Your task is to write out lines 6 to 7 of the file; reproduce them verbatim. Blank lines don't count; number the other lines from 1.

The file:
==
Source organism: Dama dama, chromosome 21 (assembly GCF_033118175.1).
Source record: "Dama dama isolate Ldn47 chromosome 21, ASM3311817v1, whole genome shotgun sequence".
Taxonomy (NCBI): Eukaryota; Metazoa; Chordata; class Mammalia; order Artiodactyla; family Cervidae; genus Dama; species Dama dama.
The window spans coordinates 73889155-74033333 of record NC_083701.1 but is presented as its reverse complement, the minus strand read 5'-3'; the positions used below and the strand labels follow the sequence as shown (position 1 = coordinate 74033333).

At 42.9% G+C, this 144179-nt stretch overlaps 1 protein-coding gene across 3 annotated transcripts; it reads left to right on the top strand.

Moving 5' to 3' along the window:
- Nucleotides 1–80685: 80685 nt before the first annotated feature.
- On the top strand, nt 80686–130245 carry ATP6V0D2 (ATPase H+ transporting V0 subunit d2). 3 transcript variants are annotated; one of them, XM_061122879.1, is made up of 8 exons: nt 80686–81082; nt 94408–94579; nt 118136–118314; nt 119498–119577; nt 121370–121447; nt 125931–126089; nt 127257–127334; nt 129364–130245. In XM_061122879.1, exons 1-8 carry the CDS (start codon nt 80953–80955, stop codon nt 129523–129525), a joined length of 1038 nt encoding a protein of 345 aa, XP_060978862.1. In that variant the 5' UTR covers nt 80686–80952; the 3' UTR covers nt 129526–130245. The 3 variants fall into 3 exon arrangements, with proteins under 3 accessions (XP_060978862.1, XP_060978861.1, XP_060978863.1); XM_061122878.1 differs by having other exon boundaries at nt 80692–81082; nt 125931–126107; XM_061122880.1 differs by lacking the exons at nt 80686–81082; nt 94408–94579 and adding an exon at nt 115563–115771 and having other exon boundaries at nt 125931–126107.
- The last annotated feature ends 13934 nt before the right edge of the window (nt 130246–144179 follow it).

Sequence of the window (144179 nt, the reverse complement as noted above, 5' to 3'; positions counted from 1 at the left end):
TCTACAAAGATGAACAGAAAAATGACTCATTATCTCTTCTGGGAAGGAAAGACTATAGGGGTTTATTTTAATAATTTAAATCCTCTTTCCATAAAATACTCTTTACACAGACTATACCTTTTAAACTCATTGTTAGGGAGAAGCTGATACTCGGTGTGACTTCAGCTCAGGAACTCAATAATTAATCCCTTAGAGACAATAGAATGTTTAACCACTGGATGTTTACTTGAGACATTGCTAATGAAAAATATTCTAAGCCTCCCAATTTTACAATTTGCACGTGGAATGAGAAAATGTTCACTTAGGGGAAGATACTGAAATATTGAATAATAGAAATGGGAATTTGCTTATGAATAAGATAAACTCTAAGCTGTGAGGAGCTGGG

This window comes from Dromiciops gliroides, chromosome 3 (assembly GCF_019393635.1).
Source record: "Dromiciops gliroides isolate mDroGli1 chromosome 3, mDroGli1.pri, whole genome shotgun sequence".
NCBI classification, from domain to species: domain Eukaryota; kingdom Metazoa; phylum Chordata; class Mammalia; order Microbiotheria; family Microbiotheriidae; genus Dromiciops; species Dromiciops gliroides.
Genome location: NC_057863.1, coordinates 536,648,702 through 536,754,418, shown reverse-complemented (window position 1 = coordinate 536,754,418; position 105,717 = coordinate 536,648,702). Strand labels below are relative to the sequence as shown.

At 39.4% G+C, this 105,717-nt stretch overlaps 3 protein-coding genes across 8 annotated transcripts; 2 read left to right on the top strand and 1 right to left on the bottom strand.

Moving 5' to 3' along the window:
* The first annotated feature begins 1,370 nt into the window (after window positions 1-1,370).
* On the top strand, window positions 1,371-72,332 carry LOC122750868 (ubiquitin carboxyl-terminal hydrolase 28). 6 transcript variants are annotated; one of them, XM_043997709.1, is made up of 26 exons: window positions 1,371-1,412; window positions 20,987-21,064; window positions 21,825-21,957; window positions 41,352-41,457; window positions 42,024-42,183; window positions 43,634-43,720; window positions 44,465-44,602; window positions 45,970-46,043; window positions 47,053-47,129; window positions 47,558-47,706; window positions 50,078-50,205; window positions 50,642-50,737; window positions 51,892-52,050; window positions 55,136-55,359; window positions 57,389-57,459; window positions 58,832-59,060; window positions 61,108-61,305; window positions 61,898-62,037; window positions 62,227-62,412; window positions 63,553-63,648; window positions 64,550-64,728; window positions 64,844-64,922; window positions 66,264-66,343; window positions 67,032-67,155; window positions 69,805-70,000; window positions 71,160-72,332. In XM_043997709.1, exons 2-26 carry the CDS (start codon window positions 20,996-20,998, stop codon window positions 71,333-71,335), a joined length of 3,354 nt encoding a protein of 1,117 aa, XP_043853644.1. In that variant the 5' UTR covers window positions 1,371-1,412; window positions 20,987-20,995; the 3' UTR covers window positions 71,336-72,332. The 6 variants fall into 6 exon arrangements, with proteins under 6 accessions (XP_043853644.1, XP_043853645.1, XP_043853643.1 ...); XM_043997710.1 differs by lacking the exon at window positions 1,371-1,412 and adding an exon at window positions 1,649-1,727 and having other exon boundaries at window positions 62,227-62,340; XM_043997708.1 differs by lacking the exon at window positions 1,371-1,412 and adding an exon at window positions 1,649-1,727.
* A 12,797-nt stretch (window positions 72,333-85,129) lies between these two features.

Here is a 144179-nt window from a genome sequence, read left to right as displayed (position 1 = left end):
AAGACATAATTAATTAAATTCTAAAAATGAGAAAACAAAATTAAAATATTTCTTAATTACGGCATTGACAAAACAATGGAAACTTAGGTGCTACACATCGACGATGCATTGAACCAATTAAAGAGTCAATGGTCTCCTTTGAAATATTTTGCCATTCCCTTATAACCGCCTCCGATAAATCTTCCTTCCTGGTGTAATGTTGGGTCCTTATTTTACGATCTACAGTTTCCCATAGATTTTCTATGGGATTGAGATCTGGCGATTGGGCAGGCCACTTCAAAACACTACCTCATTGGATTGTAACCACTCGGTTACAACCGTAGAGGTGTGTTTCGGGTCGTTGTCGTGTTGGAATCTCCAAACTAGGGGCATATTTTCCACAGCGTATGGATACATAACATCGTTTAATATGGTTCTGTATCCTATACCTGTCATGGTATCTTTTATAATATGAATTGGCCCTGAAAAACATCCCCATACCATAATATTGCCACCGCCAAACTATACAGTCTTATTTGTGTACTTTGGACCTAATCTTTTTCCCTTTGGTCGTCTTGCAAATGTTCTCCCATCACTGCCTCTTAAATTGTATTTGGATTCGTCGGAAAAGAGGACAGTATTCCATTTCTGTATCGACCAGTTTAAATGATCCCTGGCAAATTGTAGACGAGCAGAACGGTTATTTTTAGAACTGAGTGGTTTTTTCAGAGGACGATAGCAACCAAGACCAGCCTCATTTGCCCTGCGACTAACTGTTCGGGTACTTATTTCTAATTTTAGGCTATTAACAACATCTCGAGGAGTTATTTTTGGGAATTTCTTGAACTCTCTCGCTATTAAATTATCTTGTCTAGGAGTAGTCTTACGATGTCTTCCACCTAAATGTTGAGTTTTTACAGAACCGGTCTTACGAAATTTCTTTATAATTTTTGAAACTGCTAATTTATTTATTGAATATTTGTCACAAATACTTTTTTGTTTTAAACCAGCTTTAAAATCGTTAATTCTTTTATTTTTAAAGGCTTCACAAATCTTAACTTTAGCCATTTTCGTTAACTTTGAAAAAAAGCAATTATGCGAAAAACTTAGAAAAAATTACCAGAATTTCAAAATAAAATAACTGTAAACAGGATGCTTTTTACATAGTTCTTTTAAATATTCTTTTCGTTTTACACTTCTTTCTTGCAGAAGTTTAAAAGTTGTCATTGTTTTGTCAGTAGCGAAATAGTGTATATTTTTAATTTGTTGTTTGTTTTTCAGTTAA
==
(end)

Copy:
Moving 5' to 3' along the window:
- Nucleotides 1–80685: 80685 nt before the first annotated feature.